The second volume of Spera is cut from the same cloth as the last one, with a four part story by Josh Tierney followed by an anthology of stories set in the Spera universe by other creators. The city Kotequog is our heroes’ backdrop this time. The more traditionally heroic Princess Pira continues to protect the unskilled Princess Lono from various scrapes. Lono learns to defend herself and wields a dagger for the first time. When all else fails, Yonder the fire spirit and Chobo the cat protect them from the consequences of their immaturity. The main story arc consists of how the princesses at first thwart, and later join, the Adventurers’ Guild.

Upon arriving at Kotequog, the girls settle at an inn, and from there explore the city. When they attempt to join the Adventurers’ Guild, the manager on site dispatches them to retrieve a captured monster. While it appears to be a cushy assignment, the monster turns out to be not so subdued and soon the girls are hiding from it. Angry at the guild which is apparently hazing them with the worst assignment they could think of, the girls decide to abandon their new job and return to the inn. The next morning, the monster ambushes them at breakfast, and Pira slays it. At first the guild manager is incensed by the destruction of the guild’s monster, but eventually this does gain the girls entrance to the guild. The stories that follow the four chapter novella are character driven pieces, each with some humorous moral or grim revelation to add to the Spera story.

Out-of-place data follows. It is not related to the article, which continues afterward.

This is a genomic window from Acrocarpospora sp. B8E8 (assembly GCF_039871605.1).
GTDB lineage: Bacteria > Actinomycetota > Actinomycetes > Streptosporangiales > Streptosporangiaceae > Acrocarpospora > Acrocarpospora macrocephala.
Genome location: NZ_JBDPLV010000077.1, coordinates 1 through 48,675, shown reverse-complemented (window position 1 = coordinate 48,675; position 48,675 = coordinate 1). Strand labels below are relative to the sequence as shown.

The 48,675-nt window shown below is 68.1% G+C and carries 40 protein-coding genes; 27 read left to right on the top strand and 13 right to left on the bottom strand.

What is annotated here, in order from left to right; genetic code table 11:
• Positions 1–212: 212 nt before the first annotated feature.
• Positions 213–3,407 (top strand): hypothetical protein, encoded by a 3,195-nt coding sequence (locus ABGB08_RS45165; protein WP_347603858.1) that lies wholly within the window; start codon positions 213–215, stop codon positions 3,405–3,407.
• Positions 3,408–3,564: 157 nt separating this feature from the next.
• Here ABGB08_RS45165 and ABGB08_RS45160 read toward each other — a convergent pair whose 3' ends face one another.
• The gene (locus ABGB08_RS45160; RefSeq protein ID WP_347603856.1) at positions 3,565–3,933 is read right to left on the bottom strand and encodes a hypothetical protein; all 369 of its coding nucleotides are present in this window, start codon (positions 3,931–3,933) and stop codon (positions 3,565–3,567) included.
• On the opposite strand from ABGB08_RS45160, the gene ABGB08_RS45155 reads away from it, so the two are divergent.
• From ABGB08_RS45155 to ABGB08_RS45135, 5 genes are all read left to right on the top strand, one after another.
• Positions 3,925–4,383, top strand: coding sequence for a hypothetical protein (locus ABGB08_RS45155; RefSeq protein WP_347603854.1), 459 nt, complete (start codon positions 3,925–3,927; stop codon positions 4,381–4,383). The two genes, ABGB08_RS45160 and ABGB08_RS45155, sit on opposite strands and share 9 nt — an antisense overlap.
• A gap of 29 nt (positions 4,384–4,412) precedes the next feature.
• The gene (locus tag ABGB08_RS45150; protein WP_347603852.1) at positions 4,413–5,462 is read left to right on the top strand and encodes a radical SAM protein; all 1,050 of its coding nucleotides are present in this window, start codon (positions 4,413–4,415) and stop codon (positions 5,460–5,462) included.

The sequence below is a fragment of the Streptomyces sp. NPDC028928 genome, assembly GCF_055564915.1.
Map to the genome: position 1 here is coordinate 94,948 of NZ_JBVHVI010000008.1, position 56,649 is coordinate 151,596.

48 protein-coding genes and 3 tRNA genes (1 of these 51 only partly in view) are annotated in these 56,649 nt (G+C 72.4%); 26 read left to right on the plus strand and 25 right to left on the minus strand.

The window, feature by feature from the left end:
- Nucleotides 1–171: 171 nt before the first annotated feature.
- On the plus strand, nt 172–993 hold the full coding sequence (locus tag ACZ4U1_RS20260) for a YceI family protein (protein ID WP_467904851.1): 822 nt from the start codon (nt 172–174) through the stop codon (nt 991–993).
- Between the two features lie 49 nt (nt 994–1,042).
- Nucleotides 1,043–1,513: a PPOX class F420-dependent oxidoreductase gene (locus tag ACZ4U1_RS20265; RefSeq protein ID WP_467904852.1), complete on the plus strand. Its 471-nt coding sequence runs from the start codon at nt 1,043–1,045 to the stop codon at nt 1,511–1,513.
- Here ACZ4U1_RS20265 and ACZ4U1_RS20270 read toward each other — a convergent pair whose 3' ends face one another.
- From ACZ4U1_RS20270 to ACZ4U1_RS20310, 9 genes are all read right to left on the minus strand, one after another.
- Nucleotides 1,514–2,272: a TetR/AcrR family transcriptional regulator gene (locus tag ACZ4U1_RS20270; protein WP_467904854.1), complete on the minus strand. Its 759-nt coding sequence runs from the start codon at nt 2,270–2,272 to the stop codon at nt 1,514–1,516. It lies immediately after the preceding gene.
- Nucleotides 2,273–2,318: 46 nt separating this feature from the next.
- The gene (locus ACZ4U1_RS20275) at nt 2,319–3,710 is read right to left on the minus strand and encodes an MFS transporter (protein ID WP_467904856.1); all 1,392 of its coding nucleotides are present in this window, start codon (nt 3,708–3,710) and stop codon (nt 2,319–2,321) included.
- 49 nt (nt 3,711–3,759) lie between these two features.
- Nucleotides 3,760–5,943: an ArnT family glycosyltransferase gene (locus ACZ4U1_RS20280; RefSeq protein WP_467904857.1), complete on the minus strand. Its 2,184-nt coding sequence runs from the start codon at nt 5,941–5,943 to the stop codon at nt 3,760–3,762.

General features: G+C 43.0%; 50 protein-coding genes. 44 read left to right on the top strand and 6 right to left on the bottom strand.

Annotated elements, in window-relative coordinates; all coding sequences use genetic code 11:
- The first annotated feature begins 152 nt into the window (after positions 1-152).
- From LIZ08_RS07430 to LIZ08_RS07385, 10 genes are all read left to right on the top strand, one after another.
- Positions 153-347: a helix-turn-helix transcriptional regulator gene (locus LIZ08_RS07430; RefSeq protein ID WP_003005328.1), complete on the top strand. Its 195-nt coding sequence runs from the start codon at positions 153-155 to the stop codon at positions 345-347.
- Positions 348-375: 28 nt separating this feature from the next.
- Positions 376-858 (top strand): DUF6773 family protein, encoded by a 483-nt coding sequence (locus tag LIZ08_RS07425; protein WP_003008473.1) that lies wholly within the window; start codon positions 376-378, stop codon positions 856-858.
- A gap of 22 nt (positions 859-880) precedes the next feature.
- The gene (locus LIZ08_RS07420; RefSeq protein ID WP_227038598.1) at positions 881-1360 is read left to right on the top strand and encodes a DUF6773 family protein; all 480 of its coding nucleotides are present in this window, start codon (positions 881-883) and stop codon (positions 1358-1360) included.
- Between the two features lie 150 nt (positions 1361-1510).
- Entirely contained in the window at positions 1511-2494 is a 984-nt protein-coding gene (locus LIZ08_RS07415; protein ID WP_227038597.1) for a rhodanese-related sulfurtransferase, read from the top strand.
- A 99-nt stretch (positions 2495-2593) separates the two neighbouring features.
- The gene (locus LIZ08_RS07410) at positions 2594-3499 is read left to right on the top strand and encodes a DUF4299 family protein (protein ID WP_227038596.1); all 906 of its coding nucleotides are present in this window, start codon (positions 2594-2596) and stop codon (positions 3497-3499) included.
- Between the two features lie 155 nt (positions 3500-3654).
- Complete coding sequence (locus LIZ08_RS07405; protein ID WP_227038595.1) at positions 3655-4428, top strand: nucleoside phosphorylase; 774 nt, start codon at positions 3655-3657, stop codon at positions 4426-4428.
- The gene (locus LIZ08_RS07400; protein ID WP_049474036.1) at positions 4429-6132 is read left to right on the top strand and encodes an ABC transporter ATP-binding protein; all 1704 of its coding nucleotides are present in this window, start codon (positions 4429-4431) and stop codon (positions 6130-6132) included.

The first volume of this series was nominated for an Eisner this year. Josh Tierney has created an intriguing world and brilliant characters that inspire not only his readers, but the artists and other contributors that collaborate with him. Despite the contrast in the art styles, and despite that the handful of writers that are allowed to share in this universe have different perspectives on the principal characters, there is a cohesion here not unlike that in a TV show with a gifted “showrunner.” That this world lives on the page with so little exposition is a testimony to his vision, the strength of his characters, and the inspiration of the artists.

And such art! Tierney is a skilled curator in addition to being a great story-teller, as it is not easy to find a favorite among so much talent. Each page seems cut whole from the magical realm of Spera. From the Tintinesque pages of Giannis Milonogiannis to the manga-like pages of Polly Guo, each panel seems to be happening for the first time before us.

Spera can be sampled on the Spera website, and if you have impulse control issues you can buy them on comiXology this very second, but the best way to enjoy these stories is in the lavish hardback editions published by Archaia. From the gilt look of the cover title, to the frontispiece illustration of Kotequog, to the bookplate page, to the immaculate binding, this is a book that will make the mainstream graphic novels on your bookshelf downright self-conscious.

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